Similar to Indian society, Bollywood is also male dominated in many ways - be it the theme of the movie or remuneration to the actor or the professional lifespan. Unfortunately, the bias is also affecting the few female directors who are coming to the fore. Though their films are critically acclaimed, commercial success is eluding them for long.
Sai Paranjpaye has made around a dozen films, most of which have been appreciated by connoisseurs. But amongst names like Jadu Ka Shankh, Begaar, Sikander, Dabcherry Milk Project, Captain Laxmi, Freedom From Fear, Sparsh, Books That Talk, Angootha Chhaap, Disha, Papeeha, Chooriyan, Saaz and Bhago Bhoot, only Chasme Baddoor and Katha did well at the box-office.
Some of Kalpana Lazmi's notable works are Ek Pal, Rudaali, Darmiyaan, Daman, Kyun and Chingari. Actor-turned-director Aparna Sen is quite popular in Bengali cinema. 36 Chowringhee Lane , 15 Park Avenue and Mr. and Mrs. Iyer are some of her acclaimed films, apart from Vishwas, Bombay Talkies, Sagina, Iman Dharam, Kotwal Saheb, Paroma and Ek Din Achanak.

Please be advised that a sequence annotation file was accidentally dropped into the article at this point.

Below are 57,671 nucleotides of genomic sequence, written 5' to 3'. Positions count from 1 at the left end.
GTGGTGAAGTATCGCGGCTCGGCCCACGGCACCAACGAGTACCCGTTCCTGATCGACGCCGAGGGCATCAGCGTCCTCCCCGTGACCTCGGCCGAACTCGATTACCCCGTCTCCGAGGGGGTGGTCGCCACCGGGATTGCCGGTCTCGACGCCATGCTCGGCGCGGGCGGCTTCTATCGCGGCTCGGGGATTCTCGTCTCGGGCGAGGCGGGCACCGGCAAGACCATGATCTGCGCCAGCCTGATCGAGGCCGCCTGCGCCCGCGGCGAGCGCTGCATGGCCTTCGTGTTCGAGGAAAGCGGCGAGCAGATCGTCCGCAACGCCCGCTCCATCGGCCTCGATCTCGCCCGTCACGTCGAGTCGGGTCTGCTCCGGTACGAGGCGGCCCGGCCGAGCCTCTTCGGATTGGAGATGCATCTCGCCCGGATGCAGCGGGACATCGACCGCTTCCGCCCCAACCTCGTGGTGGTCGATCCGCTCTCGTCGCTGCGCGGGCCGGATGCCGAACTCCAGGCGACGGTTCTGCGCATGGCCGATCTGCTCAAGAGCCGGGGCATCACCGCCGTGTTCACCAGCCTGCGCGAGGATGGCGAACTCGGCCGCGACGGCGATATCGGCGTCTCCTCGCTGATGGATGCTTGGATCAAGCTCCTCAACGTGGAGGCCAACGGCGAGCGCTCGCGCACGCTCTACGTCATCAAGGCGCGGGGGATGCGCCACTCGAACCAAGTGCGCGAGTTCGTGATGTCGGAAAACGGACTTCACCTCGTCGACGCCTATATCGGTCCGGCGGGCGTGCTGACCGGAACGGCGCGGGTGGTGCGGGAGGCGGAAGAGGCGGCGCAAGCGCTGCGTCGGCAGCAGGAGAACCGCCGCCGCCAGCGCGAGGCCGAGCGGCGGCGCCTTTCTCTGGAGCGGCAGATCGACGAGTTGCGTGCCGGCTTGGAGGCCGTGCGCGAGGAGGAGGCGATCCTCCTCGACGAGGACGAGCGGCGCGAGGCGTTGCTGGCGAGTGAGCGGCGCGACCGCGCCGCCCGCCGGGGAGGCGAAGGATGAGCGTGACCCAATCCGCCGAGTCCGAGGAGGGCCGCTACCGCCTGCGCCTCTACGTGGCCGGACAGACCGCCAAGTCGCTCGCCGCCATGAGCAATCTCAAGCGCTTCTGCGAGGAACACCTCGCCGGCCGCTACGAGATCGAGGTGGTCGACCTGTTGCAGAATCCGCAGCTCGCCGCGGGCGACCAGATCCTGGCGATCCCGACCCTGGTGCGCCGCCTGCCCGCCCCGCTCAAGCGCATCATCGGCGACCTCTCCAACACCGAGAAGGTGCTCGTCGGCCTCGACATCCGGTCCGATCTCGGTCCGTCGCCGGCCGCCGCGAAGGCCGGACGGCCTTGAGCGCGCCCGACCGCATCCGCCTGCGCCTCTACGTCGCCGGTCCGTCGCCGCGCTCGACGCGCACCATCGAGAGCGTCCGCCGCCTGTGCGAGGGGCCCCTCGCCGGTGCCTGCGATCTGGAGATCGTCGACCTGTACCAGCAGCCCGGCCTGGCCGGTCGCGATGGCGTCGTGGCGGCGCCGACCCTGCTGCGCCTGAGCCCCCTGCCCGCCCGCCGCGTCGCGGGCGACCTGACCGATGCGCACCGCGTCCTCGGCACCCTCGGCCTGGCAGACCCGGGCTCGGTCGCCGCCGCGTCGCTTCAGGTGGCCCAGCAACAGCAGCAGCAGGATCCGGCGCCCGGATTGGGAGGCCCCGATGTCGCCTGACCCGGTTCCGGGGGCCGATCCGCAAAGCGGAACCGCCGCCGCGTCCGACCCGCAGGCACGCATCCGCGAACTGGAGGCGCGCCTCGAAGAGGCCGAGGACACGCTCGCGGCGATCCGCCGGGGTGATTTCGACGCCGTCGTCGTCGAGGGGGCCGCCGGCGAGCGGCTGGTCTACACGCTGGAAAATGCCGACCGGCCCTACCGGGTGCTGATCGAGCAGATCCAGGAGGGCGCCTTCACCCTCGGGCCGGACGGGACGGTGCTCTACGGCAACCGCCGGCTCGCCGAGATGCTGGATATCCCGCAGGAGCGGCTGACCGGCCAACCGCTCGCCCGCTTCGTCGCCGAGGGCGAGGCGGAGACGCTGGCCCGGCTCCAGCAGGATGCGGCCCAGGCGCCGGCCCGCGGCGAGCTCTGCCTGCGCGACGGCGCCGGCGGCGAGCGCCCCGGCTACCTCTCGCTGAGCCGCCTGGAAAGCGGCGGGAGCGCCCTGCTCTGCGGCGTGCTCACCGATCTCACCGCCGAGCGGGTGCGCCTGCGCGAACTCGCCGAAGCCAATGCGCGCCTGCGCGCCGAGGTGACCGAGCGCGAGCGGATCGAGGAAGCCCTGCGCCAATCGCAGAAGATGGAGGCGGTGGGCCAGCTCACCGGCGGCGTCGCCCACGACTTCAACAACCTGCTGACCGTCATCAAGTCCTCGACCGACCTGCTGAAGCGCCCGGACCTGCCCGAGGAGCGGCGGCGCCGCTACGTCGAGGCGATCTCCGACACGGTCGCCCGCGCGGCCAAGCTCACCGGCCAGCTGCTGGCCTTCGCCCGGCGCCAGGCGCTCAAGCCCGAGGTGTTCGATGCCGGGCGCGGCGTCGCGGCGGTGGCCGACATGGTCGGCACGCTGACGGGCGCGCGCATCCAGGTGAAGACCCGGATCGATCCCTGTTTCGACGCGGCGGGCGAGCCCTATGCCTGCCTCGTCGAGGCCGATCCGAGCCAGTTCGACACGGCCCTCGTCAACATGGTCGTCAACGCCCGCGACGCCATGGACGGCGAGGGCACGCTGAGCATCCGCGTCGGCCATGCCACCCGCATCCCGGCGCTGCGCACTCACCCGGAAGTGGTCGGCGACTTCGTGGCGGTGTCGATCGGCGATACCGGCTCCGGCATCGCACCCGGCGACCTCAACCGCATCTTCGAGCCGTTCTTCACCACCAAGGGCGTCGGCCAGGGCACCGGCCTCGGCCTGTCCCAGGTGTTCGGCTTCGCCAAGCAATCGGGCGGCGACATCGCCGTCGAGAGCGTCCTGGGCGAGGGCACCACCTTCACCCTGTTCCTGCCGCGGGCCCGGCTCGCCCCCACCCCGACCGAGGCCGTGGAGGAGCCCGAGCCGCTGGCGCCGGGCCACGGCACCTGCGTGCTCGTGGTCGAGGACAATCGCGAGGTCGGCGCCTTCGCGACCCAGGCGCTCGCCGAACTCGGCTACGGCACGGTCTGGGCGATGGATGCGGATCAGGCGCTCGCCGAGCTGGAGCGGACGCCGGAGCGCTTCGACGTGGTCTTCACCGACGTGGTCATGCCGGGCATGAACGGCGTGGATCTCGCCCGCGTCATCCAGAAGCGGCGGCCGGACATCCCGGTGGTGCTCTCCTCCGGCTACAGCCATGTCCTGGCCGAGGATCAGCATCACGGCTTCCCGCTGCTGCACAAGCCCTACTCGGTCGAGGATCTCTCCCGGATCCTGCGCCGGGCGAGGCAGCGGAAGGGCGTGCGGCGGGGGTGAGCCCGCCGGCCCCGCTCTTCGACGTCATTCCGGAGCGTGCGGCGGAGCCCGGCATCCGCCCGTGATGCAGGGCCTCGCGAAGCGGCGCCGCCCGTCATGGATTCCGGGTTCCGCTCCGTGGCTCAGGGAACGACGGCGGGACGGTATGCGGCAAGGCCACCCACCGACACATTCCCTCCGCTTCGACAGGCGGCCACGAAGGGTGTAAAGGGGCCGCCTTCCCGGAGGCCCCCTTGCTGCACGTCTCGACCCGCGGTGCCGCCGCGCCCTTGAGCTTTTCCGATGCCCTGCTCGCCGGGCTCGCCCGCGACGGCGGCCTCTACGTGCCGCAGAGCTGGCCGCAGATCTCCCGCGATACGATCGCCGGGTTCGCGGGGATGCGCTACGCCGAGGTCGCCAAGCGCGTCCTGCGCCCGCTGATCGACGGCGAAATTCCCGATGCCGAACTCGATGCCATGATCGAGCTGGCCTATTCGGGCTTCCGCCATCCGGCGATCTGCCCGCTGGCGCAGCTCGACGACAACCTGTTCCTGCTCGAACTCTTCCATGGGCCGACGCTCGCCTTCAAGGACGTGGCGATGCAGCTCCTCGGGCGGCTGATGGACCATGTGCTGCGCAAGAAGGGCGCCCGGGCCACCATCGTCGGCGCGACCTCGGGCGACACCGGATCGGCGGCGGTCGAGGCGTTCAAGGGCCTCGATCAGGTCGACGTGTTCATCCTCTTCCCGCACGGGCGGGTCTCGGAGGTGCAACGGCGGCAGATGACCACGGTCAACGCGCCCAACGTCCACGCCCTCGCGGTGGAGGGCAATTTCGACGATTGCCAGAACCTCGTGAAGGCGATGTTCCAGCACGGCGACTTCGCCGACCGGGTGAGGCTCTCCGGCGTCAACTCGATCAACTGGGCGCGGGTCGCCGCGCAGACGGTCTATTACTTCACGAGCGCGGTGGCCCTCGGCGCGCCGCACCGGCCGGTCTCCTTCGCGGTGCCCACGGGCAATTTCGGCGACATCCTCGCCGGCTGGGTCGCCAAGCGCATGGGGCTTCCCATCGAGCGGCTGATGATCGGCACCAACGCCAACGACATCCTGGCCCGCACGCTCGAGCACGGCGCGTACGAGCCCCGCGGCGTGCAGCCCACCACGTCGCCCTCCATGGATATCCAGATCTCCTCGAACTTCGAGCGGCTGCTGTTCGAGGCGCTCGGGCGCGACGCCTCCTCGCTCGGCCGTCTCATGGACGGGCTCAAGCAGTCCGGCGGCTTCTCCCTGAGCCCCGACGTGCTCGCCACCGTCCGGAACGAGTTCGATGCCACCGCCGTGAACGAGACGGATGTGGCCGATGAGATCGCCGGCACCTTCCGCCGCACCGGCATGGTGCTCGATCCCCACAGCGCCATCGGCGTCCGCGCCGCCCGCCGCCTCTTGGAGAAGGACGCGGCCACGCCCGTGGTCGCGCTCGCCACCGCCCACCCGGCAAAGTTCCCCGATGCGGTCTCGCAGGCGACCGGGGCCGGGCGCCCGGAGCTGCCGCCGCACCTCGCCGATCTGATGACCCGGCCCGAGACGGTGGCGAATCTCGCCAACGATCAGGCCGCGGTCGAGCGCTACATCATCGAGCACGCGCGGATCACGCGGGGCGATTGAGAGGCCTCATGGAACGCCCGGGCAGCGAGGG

Then there are Tanuja Chandra, Meera Nair, Deepa Mehta, Leena Yadav and Bhavna Talwar, who are yet to taste proper commercial success. The only exception has been Farah Khan who debuted with the hit Main Hoon Na. Her second film, Om Shanti Om, also looks promising.
Trade analyst Indu Mirani says: "When a woman is in the director's seat, people generally think the film deals with a social cause or is a women-oriented one." At the same time, Indu feels that it would be unjust to label all women directors unsuccessful, just because there are so few of them in the industry.
The days to come will sweep in the change, feels Indu, with more new female entrants in the field. If all goes well, Ahana Deol, Deepti Naval and Manisha Koirala will soon be calling shots on the sets and laughing all the way to the bank.